You have a variant cover by Alexis Ziritt; how did that come about?

Short answer is I asked him. A better answer is, he designed a T-shirt for a store I hang out at called Vinyl Fantasy. The fact that they’re my homies might have had something to do with why he said yes, but I don’t know. I did wait to ask him when I had all the pages Inked. I sent him an unlettered, inked version of the comic which I think was pretty cool to look at. I also made sure to let him know I’ve been a huge fan of his, ever since I saw Space Riders popping off the shelves of every comic store I went into. I went into a lot of shops back in 2017 when I was shopping my art book Erratica around. He was everywhere. 


As you are crowdfunding the comic and dealing directly with consumers, does that make the project more special for you?

Oh my God yes. The more I get into making art and selling art, the more I fall in love with all of it. I enjoy interacting with people and especially people who really love what I’m doing. In general this project is just incredibly special to me. So yes! Big YES!


Do you have a favourite Kickstarter reward?

I think my favorite Kickstarter reward is the Erratica bundle. It gets you both my cover and Ziritt’s variant cover along with my 556 page art book Erratica with a custom drawing inside. I am about to add another reward or two after I announce some new variant covers. So whatever version of the Erratica bundle that includes the new variant covers will be my favorite reward. At the very least I highly recommend the reward that includes my cover and Ziritt’s variant.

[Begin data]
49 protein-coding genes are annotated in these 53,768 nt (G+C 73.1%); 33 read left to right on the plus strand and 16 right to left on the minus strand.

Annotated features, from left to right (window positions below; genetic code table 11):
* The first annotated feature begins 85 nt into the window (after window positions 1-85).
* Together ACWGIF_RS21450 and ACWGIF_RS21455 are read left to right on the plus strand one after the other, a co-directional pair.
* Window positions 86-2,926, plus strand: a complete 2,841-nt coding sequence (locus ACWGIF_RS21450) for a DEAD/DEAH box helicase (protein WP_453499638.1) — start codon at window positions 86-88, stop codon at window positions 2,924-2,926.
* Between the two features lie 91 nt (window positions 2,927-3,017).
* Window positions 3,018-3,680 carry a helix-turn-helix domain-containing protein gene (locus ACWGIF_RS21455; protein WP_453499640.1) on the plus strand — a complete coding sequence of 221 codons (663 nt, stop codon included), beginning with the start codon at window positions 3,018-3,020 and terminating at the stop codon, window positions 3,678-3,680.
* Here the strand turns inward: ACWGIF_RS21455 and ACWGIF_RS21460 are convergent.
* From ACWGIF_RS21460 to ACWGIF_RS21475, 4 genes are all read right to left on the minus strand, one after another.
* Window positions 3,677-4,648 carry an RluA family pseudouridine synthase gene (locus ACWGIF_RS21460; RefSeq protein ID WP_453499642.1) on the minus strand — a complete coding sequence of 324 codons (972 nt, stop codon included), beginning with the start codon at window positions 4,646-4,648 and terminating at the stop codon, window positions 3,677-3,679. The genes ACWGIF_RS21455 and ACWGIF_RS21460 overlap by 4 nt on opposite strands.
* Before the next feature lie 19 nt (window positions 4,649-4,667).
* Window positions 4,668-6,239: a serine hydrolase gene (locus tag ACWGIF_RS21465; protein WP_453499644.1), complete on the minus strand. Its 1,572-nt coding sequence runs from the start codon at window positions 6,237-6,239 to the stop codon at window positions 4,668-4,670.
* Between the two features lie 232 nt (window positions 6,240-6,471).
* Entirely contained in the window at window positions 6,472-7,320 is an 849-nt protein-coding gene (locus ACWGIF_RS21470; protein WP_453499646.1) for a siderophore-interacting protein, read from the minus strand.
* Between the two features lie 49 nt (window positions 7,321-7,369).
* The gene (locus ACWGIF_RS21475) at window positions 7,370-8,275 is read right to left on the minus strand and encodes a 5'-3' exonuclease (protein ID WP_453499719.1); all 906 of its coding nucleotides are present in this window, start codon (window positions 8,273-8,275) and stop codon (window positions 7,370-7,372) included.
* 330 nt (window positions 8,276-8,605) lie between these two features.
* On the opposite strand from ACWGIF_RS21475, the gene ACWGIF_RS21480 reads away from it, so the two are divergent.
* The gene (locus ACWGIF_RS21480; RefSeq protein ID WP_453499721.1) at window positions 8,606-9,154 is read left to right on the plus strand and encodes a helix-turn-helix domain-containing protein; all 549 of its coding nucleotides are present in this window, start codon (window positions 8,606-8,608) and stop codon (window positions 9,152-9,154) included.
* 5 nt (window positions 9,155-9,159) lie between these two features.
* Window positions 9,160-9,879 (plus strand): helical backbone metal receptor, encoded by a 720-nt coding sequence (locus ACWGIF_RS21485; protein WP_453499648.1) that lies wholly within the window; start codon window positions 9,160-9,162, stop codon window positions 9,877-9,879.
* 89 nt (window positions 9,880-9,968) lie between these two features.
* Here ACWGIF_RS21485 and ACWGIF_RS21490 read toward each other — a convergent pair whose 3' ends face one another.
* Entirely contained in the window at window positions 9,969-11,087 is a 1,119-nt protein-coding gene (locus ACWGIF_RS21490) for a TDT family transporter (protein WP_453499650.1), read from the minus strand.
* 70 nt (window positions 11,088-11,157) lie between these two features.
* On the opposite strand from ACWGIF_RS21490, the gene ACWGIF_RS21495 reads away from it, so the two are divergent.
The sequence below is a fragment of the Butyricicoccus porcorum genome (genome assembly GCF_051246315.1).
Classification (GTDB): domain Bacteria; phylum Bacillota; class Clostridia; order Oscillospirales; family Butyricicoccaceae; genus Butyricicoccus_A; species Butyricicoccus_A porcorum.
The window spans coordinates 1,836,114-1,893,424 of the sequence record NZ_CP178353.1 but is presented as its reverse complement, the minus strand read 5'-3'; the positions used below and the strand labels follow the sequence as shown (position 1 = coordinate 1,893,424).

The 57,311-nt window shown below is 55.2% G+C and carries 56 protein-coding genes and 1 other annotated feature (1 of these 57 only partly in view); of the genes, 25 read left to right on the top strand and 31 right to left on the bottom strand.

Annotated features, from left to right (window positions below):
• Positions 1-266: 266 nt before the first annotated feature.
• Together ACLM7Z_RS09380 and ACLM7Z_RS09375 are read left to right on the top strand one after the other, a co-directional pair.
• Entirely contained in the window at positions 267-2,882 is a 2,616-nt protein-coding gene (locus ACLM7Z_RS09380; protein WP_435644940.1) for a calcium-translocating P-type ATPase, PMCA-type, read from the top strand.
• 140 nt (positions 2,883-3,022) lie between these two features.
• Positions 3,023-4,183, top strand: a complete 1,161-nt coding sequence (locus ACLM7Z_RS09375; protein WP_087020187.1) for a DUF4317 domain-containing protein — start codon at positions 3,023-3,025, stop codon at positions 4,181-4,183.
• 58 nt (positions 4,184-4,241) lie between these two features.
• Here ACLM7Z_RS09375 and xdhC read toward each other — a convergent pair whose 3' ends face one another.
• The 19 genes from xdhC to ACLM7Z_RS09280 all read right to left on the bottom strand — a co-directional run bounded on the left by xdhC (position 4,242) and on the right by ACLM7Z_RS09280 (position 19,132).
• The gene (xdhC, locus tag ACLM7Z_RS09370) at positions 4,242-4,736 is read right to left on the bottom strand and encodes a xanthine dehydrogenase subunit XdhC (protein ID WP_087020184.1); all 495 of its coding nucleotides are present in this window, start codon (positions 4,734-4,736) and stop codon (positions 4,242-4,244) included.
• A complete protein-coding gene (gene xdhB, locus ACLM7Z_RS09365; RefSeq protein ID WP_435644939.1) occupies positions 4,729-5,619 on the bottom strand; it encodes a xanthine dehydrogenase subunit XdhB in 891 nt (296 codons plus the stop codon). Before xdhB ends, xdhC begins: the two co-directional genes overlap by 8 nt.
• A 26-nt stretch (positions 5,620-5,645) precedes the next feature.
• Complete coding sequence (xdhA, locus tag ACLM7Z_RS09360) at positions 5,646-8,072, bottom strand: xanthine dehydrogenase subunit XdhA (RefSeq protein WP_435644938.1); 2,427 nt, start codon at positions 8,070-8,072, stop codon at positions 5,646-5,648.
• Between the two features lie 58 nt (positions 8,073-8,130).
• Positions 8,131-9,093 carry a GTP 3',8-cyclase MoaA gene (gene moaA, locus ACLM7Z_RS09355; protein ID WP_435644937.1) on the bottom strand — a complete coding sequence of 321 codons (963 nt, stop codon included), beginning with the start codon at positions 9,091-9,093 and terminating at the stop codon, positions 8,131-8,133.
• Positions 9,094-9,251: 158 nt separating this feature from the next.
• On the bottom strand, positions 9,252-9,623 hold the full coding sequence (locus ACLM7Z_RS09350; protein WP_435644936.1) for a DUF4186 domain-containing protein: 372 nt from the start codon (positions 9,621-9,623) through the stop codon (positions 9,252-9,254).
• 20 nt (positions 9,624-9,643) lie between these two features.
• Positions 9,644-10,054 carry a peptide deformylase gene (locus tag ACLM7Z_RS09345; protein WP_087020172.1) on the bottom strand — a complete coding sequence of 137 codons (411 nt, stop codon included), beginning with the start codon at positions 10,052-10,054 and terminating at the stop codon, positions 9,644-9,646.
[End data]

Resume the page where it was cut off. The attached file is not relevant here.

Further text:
Any message for the ComicBuzz readers?

Stay tuned, stay inspired and stay level. Don’t fall victim to the divisive memes and media that are widening all the social riffs in the world. I’m of the belief that despite the terrifying events of the last two years, the majority of us actually have shared values and we don’t need to tear eachother down. I don’t want to get too fluffy with it. We don’t all have to come together and sing kumbaya, but we also don’t have to believe the hype and the divisive bulls**t. Most people just want to live happy fulfilled lives with their loved ones and I do hope that people keep that in mind while they read this comic. This issue might seem like I’m on the extreme end of a liberal spectrum, but I assure you I intend to poke fun at all sides while taking you on a soulful journey and a wild roller coaster ride. So yeah! Stay tuned, stay inspired, stay level and be good to each other. And thanks for having me. Read Neon Spring!!!

Feel free to check out the Kickstarter campaign:

We would like to say a big thank you to Ian for taking the time to chat with us. We wish him the best of luck with his campaign.